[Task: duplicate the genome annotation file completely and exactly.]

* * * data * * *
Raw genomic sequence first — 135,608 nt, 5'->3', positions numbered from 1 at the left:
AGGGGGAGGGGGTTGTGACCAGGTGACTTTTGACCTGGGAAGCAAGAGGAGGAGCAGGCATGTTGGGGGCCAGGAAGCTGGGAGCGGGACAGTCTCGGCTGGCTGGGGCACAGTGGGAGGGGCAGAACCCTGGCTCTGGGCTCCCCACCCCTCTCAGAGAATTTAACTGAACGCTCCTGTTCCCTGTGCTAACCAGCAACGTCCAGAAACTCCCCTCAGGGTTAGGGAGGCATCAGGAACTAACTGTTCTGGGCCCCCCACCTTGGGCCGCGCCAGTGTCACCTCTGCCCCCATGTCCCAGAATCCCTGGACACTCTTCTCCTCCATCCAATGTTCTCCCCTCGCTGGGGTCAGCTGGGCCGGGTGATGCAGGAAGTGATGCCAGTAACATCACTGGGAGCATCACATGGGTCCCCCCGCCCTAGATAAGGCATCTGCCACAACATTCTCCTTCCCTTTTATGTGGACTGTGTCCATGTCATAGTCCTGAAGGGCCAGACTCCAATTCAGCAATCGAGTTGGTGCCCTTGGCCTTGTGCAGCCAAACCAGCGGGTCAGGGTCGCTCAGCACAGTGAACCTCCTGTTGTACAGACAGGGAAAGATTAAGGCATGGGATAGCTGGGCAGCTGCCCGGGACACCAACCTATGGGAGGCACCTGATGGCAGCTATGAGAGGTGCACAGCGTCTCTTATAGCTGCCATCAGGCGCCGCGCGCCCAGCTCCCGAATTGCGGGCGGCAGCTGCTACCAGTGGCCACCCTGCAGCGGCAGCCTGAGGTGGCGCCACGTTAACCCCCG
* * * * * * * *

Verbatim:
Raw genomic sequence first — 135,608 nt, 5'->3', positions numbered from 1 at the left:
AGGGGGAGGGGGTTGTGACCAGGTGACTTTTGACCTGGGAAGCAAGAGGAGGAGCAGGCATGTTGGGGGCCAGGAAGCTGGGAGCGGGACAGTCTCGGCTGGCTGGGGCACAGTGGGAGGGGCAGAACCCTGGCTCTGGGCTCCCCACCCCTCTCAGAGAATTTAACTGAACGCTCCTGTTCCCTGTGCTAACCAGCAACGTCCAGAAACTCCCCTCAGGGTTAGGGAGGCATCAGGAACTAACTGTTCTGGGCCCCCCACCTTGGGCCGCGCCAGTGTCACCTCTGCCCCCATGTCCCAGAATCCCTGGACACTCTTCTCCTCCATCCAATGTTCTCCCCTCGCTGGGGTCAGCTGGGCCGGGTGATGCAGGAAGTGATGCCAGTAACATCACTGGGAGCATCACATGGGTCCCCCCGCCCTAGATAAGGCATCTGCCACAACATTCTCCTTCCCTTTTATGTGGACTGTGTCCATGTCATAGTCCTGAAGGGCCAGACTCCAATTCAGCAATCGAGTTGGTGCCCTTGGCCTTGTGCAGCCAAACCAGCGGGTCAGGGTCGCTCAGCACAGTGAACCTCCTGTTGTACAGACAGGGAAAGATTAAGGCATGGGATAGCTGGGCAGCTGCCCGGGACACCAACCTATGGGAGGCACCTGATGGCAGCTATGAGAGGTGCACAGCGTCTCTTATAGCTGCCATCAGGCGCCGCGCGCCCAGCTCCCGAATTGCGGGCGGCAGCTGCTACCAGTGGCCACCCTGCAGCGGCAGCCTGAGGTGGCGCCACGTTAACCCCCG